they are in general more regularly distributed, The conjecture of the globosity and softness more perfect, and the same species that now of the land will be corroborated when it is con- inbabit sands to which these stoves bear the sidered that the natural figure of all fluid, nearest resemblance when pulverized : and as bodies are round; of which the sun, planets, it is known, beyond the possibility of doubt, and their satellites, are a proof; although that these animals cannot exist in any other some parts of them appear to be fixed, and than sea water, so it must be an equal truism project beyond the regular limits of a spbere, ll that the lands whereon such wreck is found still the liquid and soft substances are con must have been immersed in that element for pelled to restore their rotundity as far as pos- an immense space of time. sible, by changing their situation, to obtain | Nor do I think that this first creation, which the equilibrium : this is exemplified on the || I have supposed to be the inhabitants of the globe we inhabit. Now, from the circularity sea, and such as dwelt beneath the surface of of the heavenly bodies, we may rationally con the sands, were all destroyed when the land clode, that all the matter of this world, and became a fixed substance, particularly the for. perhaps all the planets and suns of the uni mer, and the Deity thereby compelled to a verse, were in a Auid state when they were new creation: there are plausible grounds to Lang from the band of the Deity to their pro suppose that many regiops even of sands, No. XIX. Vol. III.-N. S.

li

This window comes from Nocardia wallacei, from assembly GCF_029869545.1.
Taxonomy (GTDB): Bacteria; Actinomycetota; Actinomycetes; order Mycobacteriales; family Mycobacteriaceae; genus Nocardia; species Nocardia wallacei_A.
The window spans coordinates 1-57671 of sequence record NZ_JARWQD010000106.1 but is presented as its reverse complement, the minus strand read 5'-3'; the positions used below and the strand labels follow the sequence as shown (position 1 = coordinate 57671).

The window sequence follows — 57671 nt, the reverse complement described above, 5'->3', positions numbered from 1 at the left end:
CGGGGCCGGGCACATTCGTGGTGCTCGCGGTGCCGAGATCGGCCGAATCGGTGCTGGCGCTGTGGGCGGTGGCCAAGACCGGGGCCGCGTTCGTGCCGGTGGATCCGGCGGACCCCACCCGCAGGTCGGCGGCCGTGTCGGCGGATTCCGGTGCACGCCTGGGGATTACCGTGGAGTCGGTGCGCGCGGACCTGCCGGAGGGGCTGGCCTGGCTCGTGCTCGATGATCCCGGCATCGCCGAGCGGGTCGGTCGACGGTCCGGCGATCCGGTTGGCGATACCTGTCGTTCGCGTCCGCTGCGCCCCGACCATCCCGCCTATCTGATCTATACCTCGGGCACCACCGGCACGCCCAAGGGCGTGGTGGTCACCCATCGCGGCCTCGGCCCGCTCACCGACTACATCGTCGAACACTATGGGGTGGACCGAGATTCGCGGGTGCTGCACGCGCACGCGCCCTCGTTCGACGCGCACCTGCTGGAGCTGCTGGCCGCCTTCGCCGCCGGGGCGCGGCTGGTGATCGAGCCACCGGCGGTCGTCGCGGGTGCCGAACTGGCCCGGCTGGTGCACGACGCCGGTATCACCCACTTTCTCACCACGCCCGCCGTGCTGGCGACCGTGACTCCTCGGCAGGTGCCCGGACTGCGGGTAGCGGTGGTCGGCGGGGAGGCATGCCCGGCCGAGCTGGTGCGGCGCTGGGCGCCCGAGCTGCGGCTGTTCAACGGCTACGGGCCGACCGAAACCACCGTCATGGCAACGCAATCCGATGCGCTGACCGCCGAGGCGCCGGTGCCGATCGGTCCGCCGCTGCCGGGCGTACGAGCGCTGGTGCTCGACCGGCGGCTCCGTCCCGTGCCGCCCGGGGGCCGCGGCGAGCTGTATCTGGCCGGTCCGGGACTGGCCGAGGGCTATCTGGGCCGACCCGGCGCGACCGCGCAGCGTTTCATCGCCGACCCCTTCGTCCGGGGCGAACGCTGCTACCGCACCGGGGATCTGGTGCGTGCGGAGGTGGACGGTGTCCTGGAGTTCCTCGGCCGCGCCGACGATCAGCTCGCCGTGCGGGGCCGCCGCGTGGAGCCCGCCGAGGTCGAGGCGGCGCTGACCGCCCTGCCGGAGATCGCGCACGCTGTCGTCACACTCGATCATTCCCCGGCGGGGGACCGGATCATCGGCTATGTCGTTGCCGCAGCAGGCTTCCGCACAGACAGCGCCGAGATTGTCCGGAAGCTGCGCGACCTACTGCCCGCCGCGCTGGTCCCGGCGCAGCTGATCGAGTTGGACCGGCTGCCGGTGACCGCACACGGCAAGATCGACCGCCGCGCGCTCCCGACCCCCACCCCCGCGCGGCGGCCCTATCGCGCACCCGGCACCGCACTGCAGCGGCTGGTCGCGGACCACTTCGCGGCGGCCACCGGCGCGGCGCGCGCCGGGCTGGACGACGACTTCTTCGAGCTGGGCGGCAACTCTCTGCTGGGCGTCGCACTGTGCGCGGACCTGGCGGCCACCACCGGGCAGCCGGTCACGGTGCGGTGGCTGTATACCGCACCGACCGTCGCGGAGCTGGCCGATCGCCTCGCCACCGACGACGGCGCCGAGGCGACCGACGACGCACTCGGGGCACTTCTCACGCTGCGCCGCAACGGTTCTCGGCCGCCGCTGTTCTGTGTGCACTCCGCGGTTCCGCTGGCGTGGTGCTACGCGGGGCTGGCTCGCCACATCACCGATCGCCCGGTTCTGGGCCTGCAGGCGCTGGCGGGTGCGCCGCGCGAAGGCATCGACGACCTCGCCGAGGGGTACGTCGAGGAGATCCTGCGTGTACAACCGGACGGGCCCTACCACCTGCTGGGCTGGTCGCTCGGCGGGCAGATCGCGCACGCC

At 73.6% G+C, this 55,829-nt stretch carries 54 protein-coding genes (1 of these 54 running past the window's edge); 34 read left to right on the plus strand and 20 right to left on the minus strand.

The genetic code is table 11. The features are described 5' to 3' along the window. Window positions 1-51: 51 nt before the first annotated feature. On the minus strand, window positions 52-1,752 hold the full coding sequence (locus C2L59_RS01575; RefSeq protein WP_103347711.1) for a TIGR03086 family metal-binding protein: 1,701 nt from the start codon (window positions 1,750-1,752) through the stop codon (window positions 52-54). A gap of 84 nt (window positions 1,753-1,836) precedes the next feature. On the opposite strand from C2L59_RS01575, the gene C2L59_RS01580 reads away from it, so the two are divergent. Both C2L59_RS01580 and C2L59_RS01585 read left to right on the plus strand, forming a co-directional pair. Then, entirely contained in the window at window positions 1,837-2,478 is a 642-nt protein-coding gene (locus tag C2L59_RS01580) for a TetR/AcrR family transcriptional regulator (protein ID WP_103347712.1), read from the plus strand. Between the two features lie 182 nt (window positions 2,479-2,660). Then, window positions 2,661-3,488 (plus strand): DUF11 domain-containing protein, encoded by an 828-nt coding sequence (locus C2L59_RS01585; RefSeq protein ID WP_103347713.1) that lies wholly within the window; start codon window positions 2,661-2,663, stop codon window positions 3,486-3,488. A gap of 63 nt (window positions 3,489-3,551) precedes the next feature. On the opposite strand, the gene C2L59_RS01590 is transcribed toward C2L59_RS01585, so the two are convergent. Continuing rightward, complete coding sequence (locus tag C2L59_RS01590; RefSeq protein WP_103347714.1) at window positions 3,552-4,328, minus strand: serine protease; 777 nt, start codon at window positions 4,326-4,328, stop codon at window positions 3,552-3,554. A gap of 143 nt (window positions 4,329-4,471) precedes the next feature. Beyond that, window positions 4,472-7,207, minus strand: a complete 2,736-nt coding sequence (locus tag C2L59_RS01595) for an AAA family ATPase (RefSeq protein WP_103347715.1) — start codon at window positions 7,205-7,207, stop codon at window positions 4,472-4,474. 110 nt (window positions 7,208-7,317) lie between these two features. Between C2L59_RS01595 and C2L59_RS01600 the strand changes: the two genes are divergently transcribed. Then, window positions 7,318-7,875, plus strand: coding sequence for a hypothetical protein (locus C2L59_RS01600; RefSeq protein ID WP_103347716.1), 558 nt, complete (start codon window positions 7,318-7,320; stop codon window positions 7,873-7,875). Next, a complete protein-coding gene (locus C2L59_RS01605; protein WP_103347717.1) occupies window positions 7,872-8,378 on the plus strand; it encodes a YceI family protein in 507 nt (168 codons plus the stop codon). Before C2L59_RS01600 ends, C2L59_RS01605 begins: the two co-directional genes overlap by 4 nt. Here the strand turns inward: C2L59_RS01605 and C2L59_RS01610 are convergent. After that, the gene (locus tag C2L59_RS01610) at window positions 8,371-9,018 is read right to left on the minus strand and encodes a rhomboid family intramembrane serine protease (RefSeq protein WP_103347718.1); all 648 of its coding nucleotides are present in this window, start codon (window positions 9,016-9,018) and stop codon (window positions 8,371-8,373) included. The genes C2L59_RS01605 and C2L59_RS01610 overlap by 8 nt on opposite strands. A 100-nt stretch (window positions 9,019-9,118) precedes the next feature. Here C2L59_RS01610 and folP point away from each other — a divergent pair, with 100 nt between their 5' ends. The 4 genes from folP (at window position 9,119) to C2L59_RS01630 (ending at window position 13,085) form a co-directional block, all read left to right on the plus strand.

with the various layers of earth, did not 111- || fast. To this the principal part of the unevendergo any change, or its inhabitauts receiveness of ibe earth's surface may owe its origin : injury; I mean those which were situated on av ingenious eye will often see this idea illus. the contracting sides of the earth, and were trated, when he looks from an eminence over not lifted above the surface of the water; the an extensive plain, in which a few hills are particles of sands in which they dwelt being thinly scattered, thougb the imagination will too large to be brought to the point of adbe. || be considerably assisted, if the beholder ever sion, like those whose constituent parts were saw ships, or other large bodies sinking in of finer atoms, as stones may increase in their the sea, as they generally turn on their sides, density in proportion to the minuteness of or descend by an inclination of the head or the particles whereof they are composed. So steru ; then to finish the description, he must it is probable these rocks which are now the conceive a sudden freezing of the water to hardest, were most weighity and ductile before take place, and suspend the ships partly imcrystallizatiou ; sand.stone being far inferior mersed. to most others in hardness, and some of them Of a hill which rises like an hemisphere so loosely conjoined as barely to adbere to where the strata are regular and uushattered, gether, but from the largeness of their inter They are continued with equal thickness, from stices only, did tbese masses become a proper the top down the sides, until they are abrupily residence for the aniinals now found therein ; || broken off. New bad these beeu formed by as the more heavy and finer part of the stony the sediments of water resting on an iuclined substance, which are now the hardest rocks, I plain, according to the theory of Monsieur Buf. consisting of smaller atoms, prevented the ton, or had their extremities been quite soft admission of a sufficient quantity of air to l when lifted from the regular surface, the support life, and consequently were unin. || layers of the sides must have been thinner habited, and in all probability covered with thau at the top ; and that in proportion as a thick coat of coarser particles of stone and those sides were inclined to the horizon, eartby matter equally firm, as the sands now The violent runnings off of the sea from beneath the sea; and the wreck of fishes the land when the continents immerged wbich are found in mountains composed of therefrom, must cause many masses of the these finer particles might be drawn into I skeletons of the inhabitants to be collected them by the motion of the water, when the wbere that element met with any obstruction rocky body was in a state of softness; for the in hurling them towards its present repository; occan meeting with no resistance, moved re aud such are often fouud in different places gularly round the globe, from east to west, ex un the earth. This, some of the most incept the variation which was caused by the genious and learned men have laboured to attraction of the sun and moon; by tbis action shew, was produced by the general deluge, of the sea, tbe exuviæ of its inhabitants might or what is called Noah's flood : the earth, be distributed and blended for some depth it seems, was at that time covered with over the whole mass : or if that was prevented the water one bundred and fifty days, too by the coats of sand whicb covered it, it short a period for oysters, muscles, &c. to might at the time of fixation, by its rolling || arrive at a state of maturity, and be estamotion and boiling up of the internal matter, 1 blished in such large beds. This food, it is envelope some marine with other substances, to be proved, did not make much alteration on that laid on its surface.